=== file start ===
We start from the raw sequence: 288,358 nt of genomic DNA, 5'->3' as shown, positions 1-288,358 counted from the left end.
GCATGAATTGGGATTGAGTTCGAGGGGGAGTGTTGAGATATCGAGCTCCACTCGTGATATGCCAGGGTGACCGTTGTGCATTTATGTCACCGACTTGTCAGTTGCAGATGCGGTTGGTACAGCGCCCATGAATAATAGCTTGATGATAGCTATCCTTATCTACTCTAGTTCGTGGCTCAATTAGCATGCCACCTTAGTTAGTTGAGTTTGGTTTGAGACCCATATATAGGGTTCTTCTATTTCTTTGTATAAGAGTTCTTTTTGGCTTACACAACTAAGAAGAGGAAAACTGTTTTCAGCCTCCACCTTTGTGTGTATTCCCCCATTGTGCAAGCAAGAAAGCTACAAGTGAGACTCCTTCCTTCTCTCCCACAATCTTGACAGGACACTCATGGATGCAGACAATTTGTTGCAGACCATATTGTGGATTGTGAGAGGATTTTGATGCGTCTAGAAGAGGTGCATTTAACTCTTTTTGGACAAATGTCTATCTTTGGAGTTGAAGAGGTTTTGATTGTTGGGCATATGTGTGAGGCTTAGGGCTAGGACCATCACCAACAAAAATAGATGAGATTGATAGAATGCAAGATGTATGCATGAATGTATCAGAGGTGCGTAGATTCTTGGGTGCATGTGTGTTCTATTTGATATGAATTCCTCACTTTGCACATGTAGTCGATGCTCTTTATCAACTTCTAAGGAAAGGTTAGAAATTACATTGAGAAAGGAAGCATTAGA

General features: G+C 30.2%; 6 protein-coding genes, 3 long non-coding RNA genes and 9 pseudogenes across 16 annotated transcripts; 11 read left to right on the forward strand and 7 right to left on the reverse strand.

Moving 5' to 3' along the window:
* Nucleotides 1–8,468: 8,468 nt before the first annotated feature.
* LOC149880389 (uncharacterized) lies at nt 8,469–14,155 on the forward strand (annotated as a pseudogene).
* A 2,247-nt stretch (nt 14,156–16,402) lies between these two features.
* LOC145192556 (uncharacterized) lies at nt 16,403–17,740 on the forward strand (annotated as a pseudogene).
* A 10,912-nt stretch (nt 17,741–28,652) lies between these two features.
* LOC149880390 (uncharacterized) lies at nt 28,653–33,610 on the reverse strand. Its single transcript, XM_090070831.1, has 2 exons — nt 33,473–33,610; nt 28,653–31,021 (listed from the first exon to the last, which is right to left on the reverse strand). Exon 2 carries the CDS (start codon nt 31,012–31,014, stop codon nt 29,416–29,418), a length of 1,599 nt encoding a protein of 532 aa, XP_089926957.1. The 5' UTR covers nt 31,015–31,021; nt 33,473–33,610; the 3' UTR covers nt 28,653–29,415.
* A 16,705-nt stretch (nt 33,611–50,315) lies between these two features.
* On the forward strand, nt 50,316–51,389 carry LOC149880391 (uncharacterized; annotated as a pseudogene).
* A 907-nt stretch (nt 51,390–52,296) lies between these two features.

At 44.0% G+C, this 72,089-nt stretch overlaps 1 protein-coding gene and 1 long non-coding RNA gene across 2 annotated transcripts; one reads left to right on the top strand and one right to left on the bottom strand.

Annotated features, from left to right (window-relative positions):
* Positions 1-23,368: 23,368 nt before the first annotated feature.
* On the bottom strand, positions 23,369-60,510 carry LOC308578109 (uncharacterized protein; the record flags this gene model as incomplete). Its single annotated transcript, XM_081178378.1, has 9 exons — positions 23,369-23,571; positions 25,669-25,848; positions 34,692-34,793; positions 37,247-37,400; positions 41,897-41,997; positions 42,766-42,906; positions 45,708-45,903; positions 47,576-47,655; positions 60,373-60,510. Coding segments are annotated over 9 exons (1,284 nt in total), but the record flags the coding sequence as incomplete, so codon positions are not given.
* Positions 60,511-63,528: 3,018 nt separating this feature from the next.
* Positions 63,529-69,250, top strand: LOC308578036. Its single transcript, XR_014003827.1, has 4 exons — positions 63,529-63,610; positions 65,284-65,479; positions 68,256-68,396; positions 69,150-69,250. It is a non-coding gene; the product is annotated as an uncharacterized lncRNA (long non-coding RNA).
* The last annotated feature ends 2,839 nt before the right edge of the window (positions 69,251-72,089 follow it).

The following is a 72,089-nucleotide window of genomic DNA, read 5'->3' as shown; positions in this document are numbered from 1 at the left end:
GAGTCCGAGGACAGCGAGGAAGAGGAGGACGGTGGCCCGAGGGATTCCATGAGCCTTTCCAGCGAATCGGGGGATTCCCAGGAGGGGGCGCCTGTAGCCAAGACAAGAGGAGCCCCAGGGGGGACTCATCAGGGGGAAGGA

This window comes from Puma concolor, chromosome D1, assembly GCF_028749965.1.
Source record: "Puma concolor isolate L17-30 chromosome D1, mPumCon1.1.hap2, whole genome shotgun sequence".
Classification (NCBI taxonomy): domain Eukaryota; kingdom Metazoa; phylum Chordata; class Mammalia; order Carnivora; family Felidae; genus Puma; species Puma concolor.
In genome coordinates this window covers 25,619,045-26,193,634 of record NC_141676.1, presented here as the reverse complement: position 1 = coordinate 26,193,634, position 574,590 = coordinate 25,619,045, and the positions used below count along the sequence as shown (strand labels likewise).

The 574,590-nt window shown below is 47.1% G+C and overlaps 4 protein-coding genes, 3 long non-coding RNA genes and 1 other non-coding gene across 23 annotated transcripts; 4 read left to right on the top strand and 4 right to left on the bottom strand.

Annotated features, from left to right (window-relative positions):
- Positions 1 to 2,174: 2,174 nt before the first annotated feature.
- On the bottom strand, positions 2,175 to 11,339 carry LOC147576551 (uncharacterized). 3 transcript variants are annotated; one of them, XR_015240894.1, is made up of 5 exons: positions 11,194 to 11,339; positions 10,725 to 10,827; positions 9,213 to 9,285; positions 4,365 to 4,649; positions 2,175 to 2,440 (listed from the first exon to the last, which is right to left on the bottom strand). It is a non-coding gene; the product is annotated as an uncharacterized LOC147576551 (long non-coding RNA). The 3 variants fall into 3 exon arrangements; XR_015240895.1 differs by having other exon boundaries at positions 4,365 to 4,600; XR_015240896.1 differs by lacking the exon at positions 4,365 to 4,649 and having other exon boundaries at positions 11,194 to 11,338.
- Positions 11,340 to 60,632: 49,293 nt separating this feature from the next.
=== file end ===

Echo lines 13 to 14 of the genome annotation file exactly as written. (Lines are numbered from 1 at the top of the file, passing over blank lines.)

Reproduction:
* A 907-nt stretch (nt 51,390–52,296) lies between these two features.

At 44.0% G+C, this 72,089-nt stretch overlaps 1 protein-coding gene and 1 long non-coding RNA gene across 2 annotated transcripts; one reads left to right on the top strand and one right to left on the bottom strand.